THE BLOG

How Sport Can Tackle Disability Stigma

07/04/2017 12:12 BST | Updated 07/04/2017 12:12 BST

The world's poorest suffer disproportionately from disability. Globally, there are estimated to be over one billion people with disabilities - 80% of whom live in developing countries.

And it is a sad fact that children with disabilities are more than twice as likely to be denied a school education. This has historically been an under prioritised area by the development sector, but with UK leadership this is starting to change. Sport can be a powerful tool to empower people with disabilities in developing countries; helping to tackle stigma and discrimination.

Anne: As an athlete who represented both Great Britain and Kenya, and as a woman who grew up with polio in Africa, I am well aware of the importance for disabled people accessing sport and the benefits of positive societal change developing countries gain by having positive role models. Sport can bring about change for people with disabilities in a profound way. It enables some to make choices and take risks, while others gradually acquire skills and accomplishments which build the self-confidence needed to take on other life challenges, such as pursuing education or employment.

Sport is an equaliser and its enormous potential has global reach. The language of sport is a universal one. It impacts positively on communities in general, and on young people in particular, fostering inclusion and influencing cultural attitudes. Many children across the world born with disabilities continue to be ostracised from their communities out of ignorance that the disability is contagious, or a curse. Indeed this was my own experience as I was growing up. Visibility of disabled people being included and treated the same as everyone else helps break down these ideas. Sport is one way that I am able to feel equal physically as it provides me with a platform for the world to see that I don't let my disability define me.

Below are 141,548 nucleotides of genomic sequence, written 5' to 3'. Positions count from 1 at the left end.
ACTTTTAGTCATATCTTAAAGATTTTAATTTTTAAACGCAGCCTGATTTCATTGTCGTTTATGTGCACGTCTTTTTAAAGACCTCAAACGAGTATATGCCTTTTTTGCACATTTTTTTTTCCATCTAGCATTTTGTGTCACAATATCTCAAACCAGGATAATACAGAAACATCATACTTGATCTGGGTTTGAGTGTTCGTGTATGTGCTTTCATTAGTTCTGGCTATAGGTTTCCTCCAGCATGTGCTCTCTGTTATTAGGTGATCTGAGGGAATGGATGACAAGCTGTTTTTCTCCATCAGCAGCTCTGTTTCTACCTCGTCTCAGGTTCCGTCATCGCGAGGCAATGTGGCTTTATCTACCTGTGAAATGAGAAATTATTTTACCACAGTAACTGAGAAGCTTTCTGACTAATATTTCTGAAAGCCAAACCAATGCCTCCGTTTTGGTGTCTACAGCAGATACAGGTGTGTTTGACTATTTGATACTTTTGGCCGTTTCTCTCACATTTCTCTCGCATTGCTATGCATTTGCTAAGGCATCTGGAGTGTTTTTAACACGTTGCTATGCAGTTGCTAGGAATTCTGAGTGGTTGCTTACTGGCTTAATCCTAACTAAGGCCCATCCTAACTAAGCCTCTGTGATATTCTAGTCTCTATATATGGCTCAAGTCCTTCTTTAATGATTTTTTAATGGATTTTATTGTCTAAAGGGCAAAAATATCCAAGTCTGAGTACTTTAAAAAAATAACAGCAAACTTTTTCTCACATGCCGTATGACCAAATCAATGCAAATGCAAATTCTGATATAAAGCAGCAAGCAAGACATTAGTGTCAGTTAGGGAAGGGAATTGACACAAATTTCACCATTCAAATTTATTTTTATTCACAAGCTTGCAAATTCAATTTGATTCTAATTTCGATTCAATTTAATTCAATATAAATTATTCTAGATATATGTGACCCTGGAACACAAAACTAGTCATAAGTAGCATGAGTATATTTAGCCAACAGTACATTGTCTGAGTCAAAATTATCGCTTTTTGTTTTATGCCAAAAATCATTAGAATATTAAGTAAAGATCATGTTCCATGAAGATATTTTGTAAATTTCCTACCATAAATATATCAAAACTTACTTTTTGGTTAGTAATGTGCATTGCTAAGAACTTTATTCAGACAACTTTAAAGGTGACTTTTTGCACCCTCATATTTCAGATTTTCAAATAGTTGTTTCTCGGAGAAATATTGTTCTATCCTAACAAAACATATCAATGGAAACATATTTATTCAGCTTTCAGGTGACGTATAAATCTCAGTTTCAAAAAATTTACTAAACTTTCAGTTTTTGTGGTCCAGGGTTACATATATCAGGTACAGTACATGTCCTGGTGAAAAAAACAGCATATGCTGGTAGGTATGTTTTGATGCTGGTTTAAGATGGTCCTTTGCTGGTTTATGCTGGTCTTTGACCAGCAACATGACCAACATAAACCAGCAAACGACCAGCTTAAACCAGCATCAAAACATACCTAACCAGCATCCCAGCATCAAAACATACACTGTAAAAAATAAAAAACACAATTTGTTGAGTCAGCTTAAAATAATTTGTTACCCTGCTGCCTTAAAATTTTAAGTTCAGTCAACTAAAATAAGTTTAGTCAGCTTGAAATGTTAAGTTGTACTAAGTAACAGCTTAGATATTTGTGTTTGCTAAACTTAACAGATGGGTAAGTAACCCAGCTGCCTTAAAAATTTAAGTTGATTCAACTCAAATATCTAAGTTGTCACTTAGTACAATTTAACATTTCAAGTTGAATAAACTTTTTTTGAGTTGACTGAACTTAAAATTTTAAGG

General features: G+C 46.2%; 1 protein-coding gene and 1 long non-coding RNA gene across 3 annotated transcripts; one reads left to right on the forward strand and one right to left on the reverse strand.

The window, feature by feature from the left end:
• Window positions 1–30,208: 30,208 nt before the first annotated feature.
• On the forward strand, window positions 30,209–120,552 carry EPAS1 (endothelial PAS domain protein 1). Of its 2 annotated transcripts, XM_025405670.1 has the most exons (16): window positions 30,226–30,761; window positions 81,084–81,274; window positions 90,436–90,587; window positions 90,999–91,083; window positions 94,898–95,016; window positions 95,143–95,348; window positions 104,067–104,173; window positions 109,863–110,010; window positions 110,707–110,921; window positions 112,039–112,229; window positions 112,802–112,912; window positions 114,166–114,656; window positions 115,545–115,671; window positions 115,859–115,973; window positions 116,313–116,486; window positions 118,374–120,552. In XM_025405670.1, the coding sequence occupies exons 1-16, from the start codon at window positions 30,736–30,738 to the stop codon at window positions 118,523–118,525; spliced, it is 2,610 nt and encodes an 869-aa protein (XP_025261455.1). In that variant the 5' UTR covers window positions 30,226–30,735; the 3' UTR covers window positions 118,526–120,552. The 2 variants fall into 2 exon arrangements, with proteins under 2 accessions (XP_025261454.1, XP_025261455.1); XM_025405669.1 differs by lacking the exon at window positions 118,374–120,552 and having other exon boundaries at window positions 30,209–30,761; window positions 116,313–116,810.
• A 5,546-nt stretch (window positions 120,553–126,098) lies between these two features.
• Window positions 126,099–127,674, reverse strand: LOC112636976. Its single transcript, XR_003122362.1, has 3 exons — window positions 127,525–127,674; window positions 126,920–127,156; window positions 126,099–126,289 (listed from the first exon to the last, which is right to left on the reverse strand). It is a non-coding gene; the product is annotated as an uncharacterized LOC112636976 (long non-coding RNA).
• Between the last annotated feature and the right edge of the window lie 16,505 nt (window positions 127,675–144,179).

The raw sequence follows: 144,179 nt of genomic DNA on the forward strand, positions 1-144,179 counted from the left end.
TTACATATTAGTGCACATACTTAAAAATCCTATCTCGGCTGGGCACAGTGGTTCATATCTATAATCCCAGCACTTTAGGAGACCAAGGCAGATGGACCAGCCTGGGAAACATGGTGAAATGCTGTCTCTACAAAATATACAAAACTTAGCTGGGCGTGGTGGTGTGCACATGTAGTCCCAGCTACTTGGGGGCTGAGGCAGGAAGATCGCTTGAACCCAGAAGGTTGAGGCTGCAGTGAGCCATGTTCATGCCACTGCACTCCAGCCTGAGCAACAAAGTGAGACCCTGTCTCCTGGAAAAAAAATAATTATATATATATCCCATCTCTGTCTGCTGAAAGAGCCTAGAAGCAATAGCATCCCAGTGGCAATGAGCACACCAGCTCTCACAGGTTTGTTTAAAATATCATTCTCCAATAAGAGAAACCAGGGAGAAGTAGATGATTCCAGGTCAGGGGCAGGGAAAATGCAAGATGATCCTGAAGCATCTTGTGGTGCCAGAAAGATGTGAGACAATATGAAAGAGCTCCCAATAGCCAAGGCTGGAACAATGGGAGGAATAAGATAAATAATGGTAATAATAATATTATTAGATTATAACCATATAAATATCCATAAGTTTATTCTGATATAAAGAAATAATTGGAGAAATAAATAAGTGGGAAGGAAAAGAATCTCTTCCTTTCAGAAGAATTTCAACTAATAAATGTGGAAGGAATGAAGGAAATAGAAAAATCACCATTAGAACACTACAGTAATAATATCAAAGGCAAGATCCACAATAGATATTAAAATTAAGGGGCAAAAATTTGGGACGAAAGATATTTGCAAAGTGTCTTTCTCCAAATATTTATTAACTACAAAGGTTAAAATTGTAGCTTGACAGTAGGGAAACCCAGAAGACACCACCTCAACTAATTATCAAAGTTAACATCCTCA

Lord Bates: Secretary of State, Priti Patel, has set out how people with disabilities will be systematically and consistently included in the work the Department for International Development (DFID) is supporting in developing countries.

We continue to explore the use of sport in development and have come across some inspirational examples of how sports can be used to empower people with disabilities in some of the world's poorest places. For example, in Burkina Faso the DFID supported International Citizen Service (ICS) programme is using sport and fitness activities for people with motor, sensory and intellectual disabilities to break down the barriers to inclusion of people with disability in schools, centres and community areas.

I believe in the potential sport has to make real and positive change to people's lives and give them the confidence to pursue education or take up a job and fulfil their potential. I encourage the development sector to further explore the benefits of sport in breaking down the barriers to participation in work, education, and every day activities that often exist for people with disabilities. This will provide us with the innovative tools needed to reach some of the most marginalised people in the world and make a huge difference to the quality of their lives; ensuring we can keep our promise to the world's poorest people and deliver value for UK taxpayers' money.

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Rt Hon Lord Bates, Minister of State for International Development and Anne Wafula-Strike MBE, Paralympic wheelchair racer